Sustained by modern digital banking services and customer service centers, UBS can reach approximately 80% of Swiss wealth and serve one in three households, high net worth individuals and pension funds, more than 120,000 companies, and around 80% of banks domiciled in Switzerland. The company is also characterized by a global and worldwide footprint, providing financial services in over 50 countries. 

 The company mainly operates through four divisions:  

  • Global Wealth Management: UBS is the world’s largest wealth manager, providing advice, solutions and services to families and individuals all around the world, including wealth planning, investment management, and both institutional and corporate financial advice. 
  • Personal & Corporate Banking: This business unit is a central element of UBS’s universal bank delivery model in Switzerland. It plays a supporting role for other business divisions by referring clients and growing the wealth of the firm’s private clients.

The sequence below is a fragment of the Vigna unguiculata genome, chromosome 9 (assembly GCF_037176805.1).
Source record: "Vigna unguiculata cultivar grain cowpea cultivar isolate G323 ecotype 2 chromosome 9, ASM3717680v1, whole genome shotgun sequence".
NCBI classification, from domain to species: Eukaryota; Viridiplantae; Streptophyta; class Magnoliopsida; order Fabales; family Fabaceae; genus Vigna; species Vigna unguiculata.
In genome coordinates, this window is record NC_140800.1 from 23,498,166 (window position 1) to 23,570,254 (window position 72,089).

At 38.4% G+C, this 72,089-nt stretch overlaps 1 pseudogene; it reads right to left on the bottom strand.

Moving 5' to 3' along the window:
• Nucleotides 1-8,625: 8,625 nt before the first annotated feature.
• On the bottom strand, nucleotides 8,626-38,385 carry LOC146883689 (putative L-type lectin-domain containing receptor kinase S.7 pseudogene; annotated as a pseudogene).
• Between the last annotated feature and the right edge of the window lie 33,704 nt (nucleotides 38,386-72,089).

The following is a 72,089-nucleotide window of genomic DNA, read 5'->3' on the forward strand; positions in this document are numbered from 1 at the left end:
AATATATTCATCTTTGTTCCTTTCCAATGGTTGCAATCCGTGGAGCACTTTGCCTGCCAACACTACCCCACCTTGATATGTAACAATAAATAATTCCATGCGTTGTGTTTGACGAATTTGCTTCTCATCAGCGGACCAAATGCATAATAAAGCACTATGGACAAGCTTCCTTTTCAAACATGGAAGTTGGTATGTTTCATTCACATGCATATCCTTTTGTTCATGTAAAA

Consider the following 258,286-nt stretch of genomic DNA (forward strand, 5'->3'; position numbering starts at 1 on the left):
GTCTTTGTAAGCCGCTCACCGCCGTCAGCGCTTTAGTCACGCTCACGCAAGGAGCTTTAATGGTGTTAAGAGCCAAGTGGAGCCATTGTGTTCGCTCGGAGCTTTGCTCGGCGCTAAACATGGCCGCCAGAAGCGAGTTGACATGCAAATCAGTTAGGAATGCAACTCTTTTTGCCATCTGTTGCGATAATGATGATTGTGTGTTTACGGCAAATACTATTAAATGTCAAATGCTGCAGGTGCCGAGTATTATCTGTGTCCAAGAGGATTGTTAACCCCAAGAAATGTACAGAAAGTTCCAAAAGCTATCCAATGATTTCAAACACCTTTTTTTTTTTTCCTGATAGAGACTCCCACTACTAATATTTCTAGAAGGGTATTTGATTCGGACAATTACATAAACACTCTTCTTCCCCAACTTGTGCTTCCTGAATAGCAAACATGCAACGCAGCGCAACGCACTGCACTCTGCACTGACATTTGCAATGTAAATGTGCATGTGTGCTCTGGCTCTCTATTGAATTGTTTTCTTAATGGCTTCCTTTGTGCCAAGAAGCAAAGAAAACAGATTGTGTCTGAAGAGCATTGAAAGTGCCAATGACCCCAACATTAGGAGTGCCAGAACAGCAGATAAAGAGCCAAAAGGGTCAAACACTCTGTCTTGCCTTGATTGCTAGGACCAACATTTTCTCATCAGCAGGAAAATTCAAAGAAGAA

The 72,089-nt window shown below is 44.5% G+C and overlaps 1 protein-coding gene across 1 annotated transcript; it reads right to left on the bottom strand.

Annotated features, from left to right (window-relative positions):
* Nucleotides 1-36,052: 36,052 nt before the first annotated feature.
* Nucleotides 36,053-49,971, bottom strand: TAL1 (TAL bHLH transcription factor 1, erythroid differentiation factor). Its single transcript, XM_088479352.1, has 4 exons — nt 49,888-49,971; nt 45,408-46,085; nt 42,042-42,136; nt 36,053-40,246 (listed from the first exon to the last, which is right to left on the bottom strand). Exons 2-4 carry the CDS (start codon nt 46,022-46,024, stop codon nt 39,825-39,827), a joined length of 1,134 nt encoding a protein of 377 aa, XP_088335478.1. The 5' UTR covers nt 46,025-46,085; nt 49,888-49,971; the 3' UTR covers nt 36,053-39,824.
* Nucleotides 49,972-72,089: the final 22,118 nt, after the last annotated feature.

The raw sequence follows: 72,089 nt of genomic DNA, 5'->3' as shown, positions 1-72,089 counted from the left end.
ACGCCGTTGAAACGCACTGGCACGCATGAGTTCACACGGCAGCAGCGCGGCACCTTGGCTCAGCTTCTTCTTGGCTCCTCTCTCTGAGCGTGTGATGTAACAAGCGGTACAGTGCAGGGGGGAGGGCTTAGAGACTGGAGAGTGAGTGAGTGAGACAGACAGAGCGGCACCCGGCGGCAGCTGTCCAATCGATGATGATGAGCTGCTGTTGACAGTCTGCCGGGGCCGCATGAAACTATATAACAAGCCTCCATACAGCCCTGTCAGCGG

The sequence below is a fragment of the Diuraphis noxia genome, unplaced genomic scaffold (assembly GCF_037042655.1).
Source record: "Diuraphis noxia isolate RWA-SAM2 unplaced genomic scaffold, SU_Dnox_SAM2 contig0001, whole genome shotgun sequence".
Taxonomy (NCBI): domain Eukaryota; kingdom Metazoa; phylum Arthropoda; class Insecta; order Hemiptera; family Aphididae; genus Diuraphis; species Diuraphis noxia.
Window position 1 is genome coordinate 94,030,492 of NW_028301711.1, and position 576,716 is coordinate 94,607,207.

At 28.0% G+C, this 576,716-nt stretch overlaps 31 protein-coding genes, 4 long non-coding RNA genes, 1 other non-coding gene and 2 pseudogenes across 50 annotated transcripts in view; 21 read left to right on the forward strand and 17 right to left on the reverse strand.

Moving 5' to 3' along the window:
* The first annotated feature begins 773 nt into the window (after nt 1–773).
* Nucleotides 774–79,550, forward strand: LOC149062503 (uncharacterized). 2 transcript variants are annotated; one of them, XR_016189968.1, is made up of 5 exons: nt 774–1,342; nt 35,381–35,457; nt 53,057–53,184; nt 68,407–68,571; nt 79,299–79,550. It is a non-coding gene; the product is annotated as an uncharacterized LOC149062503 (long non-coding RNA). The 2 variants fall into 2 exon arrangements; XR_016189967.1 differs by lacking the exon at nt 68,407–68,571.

• Asset Management: UBS is a large-scale and diversified asset manager. Covering and operating in 22 countries, it offers investment capabilities and advice across all major traditional and alternative asset classes as well as platform solutions and advisory support to institutions, wholesale intermediaries, and wealth management clients. It is a leading fund house in Europe, the largest mutual fund manager in Switzerland and top foreign firm in China. 
  • Investment Bank: The IB unit is mainly focused on advisory services providing cross-asset research, along with access to equities, foreign exchange, precious metals and selected rates and credit markets. The Investment Bank is a crucial and key participant in capital markets flow activities, including sales, trading, and market-making across a range of securities. 


  • Founded in 1856, headquartered in Zürich, Switzerland 
  • CEO: Ulrich Körner 
  • Number of employees: 50,110 
  • Market Cap: $3.6bn (19/04/2023) 
  • LTM Revenue: $16.0bn 
  • LTM EBT: ($1.7bn) 
  • LTM P/BV: 0.1x 

Credit Suisse sees its foundation in 1856 to fund the construction of Switzerland’s rail system. It also issued loans that helped create Switzerland’s electrical grid and the European rail system.